As part of the new labour laws in India, the Government plans to implement four new labour codes from 1 July 2022. These include major steps toward improving the work-life balance and social welfare of employees in the organised and unorganised sectors. As of 25 June 2022, 23 states have made labour codes based on the following four labour codes:

1) Code on Wages, 2019
2) Industrial Relations Code, 2020
3) Code on Social Security, 2020, and
4) Occupational Safety, Health, and Working Conditions Code, 2020

All the above labour codes aim to strengthen employee rights. The Indian Parliament approved the Code on Wages in August 2019. The remaining three codes were approved in September 2020. In the past, the National Commission of Labour had submitted various reports on employee welfare. But recently, the Central Government consolidated 29 labour laws into four labour codes as part of labour reforms in India.

Let us look at some of the salient features of these labour codes.

1) Flexibility in working hours to promote work-life balance

Currently, the Factories Act, 1948 governs the working hours for factory workers. The Shops and Establishment Acts of each state govern the working hours for office workers. The new labour law will give organisations the flexibility to change working hours.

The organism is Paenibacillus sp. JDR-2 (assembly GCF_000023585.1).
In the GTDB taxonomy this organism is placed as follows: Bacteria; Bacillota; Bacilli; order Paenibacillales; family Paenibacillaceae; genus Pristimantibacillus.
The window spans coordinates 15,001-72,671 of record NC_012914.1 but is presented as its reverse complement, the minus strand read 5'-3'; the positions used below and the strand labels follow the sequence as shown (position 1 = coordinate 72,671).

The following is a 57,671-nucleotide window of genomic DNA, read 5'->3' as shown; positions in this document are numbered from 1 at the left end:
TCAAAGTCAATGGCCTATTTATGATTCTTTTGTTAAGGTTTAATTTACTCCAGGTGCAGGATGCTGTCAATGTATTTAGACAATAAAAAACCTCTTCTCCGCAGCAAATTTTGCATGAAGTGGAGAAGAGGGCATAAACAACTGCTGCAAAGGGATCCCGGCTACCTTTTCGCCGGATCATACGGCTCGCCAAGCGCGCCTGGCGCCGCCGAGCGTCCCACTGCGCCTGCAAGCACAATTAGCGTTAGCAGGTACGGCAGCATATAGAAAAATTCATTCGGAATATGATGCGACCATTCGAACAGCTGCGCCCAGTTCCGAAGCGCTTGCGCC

The maximum working hours in a day can be increased to 12 hours instead of the usual 8-9 hours. The maximum weekly working hours have been capped at 48 hours. So, organisations will be able to introduce four-day working weeks and give employees three days off a week. Earlier, the Factories Act allowed workers to do a maximum of 50 hours as overtime in a quarter. The new labour law has increased the maximum overtime hours to 125 hours in a quarter.

While the Government has maintained the total working hours at 48 hours/week, the flexibility will allow companies to promote work-life balance with four-day working weeks. On the one hand, the four-day working week will require employees to put in more working hours every day. But at the same time, they will get three days off in a week, which will allow them to spend more quality time with their family.

Also Read: These 7 Perks Can Give You Better Job Satisfaction And Work-Life Balance

2) Changes in salary structure will reduce take-home salary but boost retirement benefits

As per the proposed labour law reforms, an employee’s basic salary will have to be at least 50% of their gross salary. The Employees Provident Fund (EPF), gratuity, and other retirement benefits form a certain percentage of the basic salary. Hence, with an increase in the basic salary, the deduction towards these retirement benefits will increase.